volume 27 number 2

Image of first page of Northwest Bulletin: Family and Child Health

Health Care Reform and Maternal and Child Health in Region X

The fall 2013 issue of the Northwest Bulletin issue provides a brief overview of health care reform in Region X states and implications for maternal and child public health.

  • Heather Vickery and Aaron Katz discuss the important role of Medicaid in improving the health of at-risk pregnant women and children, and the pros and cons of Medicaid expansion for the states.
  • Anna Stiefvater and Beth Gebstadt describe health care reform in Oregon. The state received a health system transformation grant from the Centers for Medicare and Medicaid Services to transform the state's Medicaid system into a network of coordinated care organizations. The authors describe the activities of several coordinated care organizations located throughout the state, highlighting their relationship with their local public health agency and their approach to improving the health of women and children.
  • Jacquie Watson describes the development of two patient-centered medical home demonstration sites in rural eastern Idaho. Because of low patient volume in rural areas, the medical home coordinators for the demonstration sites are based at local public health districts, rather than at primary care practices.
  • In Washington, those receiving Supplemental Security Income—approximately 120,000 children and adults—are now required to enroll in capitated managed care. These managed care plans are required to provide intensive care management to those with special health care needs. Donna Borgford-Parnell and Crystal Tetrick describe a partnership between a public health agency and managed care organization in King County, Washington, where public health nurses provide intensive care coordination services to children with chronic conditions or special needs.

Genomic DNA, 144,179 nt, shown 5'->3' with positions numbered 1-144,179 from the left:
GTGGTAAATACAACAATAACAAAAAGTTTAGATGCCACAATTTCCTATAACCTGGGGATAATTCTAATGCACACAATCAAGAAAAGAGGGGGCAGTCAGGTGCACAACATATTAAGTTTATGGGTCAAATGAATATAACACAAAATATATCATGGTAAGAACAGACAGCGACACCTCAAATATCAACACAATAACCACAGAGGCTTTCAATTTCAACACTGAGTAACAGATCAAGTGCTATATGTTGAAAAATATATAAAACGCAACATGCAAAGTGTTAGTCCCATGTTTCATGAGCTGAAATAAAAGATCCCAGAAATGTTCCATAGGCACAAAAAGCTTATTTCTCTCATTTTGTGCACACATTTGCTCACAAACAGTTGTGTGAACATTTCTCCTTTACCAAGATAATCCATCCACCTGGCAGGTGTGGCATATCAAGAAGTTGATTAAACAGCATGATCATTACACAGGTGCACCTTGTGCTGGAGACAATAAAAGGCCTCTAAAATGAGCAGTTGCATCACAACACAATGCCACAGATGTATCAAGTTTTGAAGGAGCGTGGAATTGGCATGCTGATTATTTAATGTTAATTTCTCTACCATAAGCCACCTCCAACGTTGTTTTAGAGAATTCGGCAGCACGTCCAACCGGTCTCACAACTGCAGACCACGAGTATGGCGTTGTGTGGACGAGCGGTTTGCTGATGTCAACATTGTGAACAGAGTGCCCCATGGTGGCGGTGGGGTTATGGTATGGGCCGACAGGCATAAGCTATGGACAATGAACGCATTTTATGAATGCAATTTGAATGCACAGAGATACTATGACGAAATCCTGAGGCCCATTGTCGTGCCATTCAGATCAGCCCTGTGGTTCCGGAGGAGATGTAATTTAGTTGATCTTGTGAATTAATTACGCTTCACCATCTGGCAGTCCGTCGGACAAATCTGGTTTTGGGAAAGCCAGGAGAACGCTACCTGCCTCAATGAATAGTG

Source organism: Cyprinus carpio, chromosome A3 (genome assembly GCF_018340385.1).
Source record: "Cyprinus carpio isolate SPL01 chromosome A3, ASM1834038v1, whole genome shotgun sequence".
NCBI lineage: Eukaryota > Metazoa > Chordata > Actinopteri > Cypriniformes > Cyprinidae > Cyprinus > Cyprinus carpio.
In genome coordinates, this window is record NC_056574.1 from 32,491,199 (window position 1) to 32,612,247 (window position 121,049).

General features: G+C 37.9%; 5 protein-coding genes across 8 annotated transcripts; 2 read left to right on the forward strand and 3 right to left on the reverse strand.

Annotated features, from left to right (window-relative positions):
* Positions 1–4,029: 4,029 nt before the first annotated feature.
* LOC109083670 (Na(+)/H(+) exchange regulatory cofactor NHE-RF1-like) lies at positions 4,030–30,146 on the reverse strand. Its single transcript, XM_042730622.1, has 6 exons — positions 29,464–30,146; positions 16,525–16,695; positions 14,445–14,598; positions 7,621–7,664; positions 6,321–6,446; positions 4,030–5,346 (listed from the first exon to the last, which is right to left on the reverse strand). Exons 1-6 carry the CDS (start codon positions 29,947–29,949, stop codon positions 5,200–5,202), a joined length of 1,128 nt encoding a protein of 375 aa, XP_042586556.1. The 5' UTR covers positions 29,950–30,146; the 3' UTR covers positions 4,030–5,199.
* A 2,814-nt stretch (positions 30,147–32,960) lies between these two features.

• The Oregon State Legislature established the Patient-Center Primary Care Home program with the goal that 75% of Oregonians will have access to a primary care home by 2015. School-based health centers are an important part of expanding access to primary care homes. Carol Opheikens and Dawn Creach describe how these centers are being integrated into Oregon's patient-centered primary care home system.
  • In 2011, Healthy Child Care Washington, the primary source of funding for child care health consultants, was terminated. Catherine Dewar Paul and Peggy King illustrate the importance of trained child care health consultants and argue that Washington needs to reinstate its Healthy Child Care Washington program.
  • The Region X state reports illustrate the many activities related to health care reform, from new program activities (Alaska) to the re-design of the state-level health care delivery and payment system (Idaho) to statewide program's reassessment of its role in women's health (Oregon) to the training of in-person assisters (Washington)